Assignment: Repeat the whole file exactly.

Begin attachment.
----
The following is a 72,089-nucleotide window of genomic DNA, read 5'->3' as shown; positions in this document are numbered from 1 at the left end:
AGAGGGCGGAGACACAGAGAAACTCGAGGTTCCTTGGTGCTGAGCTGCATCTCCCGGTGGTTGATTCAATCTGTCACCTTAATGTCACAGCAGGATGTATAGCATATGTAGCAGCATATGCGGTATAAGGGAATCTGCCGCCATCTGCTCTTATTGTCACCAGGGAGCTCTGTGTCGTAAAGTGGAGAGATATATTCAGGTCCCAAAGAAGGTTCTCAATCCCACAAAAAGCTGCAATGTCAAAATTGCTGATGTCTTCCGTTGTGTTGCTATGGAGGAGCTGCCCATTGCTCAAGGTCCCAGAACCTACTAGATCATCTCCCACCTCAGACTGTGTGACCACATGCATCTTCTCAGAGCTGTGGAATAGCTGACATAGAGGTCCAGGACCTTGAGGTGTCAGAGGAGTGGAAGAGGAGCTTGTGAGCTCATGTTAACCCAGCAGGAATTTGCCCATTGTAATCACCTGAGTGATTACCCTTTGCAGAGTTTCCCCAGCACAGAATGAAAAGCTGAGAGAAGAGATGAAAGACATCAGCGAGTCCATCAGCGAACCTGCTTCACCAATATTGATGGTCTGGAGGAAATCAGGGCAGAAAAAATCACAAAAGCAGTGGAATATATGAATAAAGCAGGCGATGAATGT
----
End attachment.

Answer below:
The following is a 72,089-nucleotide window of genomic DNA, read 5'->3' as shown; positions in this document are numbered from 1 at the left end:
AGAGGGCGGAGACACAGAGAAACTCGAGGTTCCTTGGTGCTGAGCTGCATCTCCCGGTGGTTGATTCAATCTGTCACCTTAATGTCACAGCAGGATGTATAGCATATGTAGCAGCATATGCGGTATAAGGGAATCTGCCGCCATCTGCTCTTATTGTCACCAGGGAGCTCTGTGTCGTAAAGTGGAGAGATATATTCAGGTCCCAAAGAAGGTTCTCAATCCCACAAAAAGCTGCAATGTCAAAATTGCTGATGTCTTCCGTTGTGTTGCTATGGAGGAGCTGCCCATTGCTCAAGGTCCCAGAACCTACTAGATCATCTCCCACCTCAGACTGTGTGACCACATGCATCTTCTCAGAGCTGTGGAATAGCTGACATAGAGGTCCAGGACCTTGAGGTGTCAGAGGAGTGGAAGAGGAGCTTGTGAGCTCATGTTAACCCAGCAGGAATTTGCCCATTGTAATCACCTGAGTGATTACCCTTTGCAGAGTTTCCCCAGCACAGAATGAAAAGCTGAGAGAAGAGATGAAAGACATCAGCGAGTCCATCAGCGAACCTGCTTCACCAATATTGATGGTCTGGAGGAAATCAGGGCAGAAAAAATCACAAAAGCAGTGGAATATATGAATAAAGCAGGCGATGAATGT